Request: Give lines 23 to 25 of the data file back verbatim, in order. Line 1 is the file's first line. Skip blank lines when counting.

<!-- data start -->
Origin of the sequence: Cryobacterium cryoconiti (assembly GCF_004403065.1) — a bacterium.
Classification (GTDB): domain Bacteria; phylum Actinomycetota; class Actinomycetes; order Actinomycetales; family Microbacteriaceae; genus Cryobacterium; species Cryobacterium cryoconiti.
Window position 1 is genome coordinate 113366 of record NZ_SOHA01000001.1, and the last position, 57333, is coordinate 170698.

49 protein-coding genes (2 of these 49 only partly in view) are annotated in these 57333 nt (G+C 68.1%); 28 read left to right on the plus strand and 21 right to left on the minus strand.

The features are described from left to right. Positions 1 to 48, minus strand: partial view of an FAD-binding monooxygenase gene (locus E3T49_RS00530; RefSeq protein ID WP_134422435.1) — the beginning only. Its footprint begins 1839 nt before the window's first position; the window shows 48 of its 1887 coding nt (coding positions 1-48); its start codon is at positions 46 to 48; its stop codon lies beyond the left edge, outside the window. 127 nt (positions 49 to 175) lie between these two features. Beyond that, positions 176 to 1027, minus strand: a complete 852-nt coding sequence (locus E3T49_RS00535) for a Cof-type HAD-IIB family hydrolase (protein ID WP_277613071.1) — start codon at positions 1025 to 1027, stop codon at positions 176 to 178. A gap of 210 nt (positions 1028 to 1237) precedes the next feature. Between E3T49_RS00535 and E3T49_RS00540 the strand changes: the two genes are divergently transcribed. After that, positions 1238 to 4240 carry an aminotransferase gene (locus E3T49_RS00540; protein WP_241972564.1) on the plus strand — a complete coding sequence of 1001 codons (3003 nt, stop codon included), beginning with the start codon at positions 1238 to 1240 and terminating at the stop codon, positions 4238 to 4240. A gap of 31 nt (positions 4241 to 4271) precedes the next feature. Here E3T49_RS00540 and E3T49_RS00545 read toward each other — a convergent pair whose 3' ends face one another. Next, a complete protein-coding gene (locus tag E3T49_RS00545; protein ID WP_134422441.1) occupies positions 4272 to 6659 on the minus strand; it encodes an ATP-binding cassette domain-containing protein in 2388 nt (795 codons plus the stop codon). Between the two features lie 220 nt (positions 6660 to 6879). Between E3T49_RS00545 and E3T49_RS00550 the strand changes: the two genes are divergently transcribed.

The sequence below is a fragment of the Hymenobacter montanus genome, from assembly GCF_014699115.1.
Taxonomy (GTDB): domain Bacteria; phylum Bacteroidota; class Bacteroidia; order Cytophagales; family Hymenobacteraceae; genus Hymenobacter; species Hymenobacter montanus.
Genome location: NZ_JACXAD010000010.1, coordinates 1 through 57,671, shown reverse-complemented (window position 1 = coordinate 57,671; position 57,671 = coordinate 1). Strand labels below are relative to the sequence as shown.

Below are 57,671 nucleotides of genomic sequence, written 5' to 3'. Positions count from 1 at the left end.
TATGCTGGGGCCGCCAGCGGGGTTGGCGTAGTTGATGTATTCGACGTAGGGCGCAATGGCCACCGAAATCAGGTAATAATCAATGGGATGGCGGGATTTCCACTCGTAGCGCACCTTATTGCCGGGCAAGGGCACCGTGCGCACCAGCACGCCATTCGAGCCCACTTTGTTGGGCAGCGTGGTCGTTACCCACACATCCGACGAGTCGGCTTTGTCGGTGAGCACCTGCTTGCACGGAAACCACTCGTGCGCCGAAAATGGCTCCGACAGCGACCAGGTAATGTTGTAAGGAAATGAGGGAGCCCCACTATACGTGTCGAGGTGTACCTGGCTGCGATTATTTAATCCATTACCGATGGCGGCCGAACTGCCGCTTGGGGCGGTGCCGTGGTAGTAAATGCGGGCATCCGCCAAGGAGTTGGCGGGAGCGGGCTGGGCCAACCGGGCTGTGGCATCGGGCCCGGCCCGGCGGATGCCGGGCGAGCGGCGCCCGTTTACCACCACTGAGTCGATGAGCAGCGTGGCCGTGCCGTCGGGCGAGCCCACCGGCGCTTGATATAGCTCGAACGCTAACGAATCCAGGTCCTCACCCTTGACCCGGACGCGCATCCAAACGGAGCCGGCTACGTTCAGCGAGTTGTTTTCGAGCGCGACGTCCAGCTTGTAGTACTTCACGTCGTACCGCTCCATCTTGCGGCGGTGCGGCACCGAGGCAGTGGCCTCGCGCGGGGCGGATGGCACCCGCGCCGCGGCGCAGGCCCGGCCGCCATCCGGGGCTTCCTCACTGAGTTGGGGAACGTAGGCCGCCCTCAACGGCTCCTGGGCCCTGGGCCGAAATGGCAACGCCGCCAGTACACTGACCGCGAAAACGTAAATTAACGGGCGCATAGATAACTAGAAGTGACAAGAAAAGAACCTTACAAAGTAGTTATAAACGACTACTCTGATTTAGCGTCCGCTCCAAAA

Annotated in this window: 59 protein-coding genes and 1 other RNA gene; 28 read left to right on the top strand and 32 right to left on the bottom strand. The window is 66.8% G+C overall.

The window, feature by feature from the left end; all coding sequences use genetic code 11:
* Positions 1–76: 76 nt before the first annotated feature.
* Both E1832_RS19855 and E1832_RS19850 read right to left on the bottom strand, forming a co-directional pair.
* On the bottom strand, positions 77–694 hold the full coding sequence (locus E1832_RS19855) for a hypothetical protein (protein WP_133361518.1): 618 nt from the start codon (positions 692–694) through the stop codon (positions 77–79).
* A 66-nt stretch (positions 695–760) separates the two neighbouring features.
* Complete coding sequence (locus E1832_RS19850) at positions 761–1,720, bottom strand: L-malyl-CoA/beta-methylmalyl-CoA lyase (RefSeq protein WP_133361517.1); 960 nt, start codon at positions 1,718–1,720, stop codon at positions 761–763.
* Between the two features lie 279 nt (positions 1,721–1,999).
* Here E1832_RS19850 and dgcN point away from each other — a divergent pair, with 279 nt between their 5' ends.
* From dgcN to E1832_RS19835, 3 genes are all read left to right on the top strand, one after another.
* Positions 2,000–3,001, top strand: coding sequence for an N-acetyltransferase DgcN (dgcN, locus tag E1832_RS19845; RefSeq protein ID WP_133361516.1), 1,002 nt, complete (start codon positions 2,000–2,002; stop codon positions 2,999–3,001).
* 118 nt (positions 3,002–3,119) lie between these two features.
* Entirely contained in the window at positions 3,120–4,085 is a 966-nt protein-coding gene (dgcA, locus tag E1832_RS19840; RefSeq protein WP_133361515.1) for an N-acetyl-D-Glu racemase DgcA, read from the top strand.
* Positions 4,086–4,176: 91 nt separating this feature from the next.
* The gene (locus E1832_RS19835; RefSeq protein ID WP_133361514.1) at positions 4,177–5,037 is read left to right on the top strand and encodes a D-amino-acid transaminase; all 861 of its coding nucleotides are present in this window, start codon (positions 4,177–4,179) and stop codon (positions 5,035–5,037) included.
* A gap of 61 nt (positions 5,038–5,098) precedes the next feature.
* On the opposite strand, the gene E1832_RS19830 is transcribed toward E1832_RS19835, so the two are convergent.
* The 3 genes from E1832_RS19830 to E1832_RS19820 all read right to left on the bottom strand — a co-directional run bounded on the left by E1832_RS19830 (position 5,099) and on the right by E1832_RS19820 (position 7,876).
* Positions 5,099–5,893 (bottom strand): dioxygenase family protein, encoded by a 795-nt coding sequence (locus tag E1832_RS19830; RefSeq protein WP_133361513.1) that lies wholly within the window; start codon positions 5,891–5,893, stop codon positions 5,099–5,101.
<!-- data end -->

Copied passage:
* Entirely contained in the window at positions 3,120–4,085 is a 966-nt protein-coding gene (dgcA, locus tag E1832_RS19840; RefSeq protein WP_133361515.1) for an N-acetyl-D-Glu racemase DgcA, read from the top strand.
* Positions 4,086–4,176: 91 nt separating this feature from the next.
* The gene (locus E1832_RS19835; RefSeq protein ID WP_133361514.1) at positions 4,177–5,037 is read left to right on the top strand and encodes a D-amino-acid transaminase; all 861 of its coding nucleotides are present in this window, start codon (positions 4,177–4,179) and stop codon (positions 5,035–5,037) included.